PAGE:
Here are links to previous blog posts which I have written (and posted pictures & screenshots) about being an extra:
http://smartt-adventures.blogspot.com/2012/02/extra-ordinary-day.html
http://smartt-adventures.blogspot.com/2012/03/quiet-on-set-life-of-television-extra.html
http://smartt-adventures.blogspot.com/2012/03/celebrating-leap-day-2012.html
http://smartt-adventures.blogspot.com/2012/09/dont-blink-or-youll-miss-me.html

Saturday, December 22, 2012

Connectivity

Greg & I finally gave in to temptation and purchased iPhone 4S's this summer. This is our first foray into the world of the iPhone and, after six months of ownership, we are pretty pleased with our new-found connectivity.
our only real complaint about our iPhones: the battery drains quickly when you're running multiple apps
Greg has used a Windows-based phone (HTC Touch Pro2) for the past couple of years, but he couldn't take advantage of all the best apps due to their incompatibility with the operating system. I was using a Nokia E75, a very sturdy and utilitarian Symbian phone whose potential I couldn't fully realize since I opted to keep my costs low with T-Mobile's pay-as-you-go calling & messaging service.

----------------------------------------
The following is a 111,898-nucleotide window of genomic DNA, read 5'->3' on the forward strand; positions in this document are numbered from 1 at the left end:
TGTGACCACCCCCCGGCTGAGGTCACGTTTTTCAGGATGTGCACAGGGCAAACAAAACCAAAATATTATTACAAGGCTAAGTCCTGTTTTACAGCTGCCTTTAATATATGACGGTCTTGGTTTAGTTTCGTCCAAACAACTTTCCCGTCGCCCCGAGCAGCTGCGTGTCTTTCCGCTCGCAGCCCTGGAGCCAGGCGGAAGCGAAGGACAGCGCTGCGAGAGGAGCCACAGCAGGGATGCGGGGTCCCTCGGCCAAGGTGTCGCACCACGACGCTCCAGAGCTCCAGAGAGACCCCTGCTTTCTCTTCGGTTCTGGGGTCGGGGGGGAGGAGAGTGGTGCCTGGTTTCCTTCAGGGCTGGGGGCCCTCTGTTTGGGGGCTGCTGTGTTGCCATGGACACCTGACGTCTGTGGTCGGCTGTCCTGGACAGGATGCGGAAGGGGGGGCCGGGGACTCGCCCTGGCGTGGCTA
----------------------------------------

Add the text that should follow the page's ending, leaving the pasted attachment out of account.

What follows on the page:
Greg likes to use The Weather Channel app on his iPhone
I was somewhat hesitant to get an iPhone (or any similar new device) because I found it hard to justify the significantly higher cost for mobile phone & data service (combined we were paying under $50 per month whereas our new plan costs $130 after a 23% employer discount). Not to mention the initial cost of acquiring the devices (discounted to $150 each with a 2-year contract). Ultimately I was won over by the knowledge that I would be able to stay in touch with my family & friends more easily, respond to timely requests immediately (like confirming call times for my work as a background actor on Grimm, Leverage & Portlandia), access my calendar, notes & To Do lists (in Google Docs) while on the go, and navigate my way around town via public transportation more efficiently.
checking the bus schedule with the Kenu Highline attached to my jacket's pocket zipper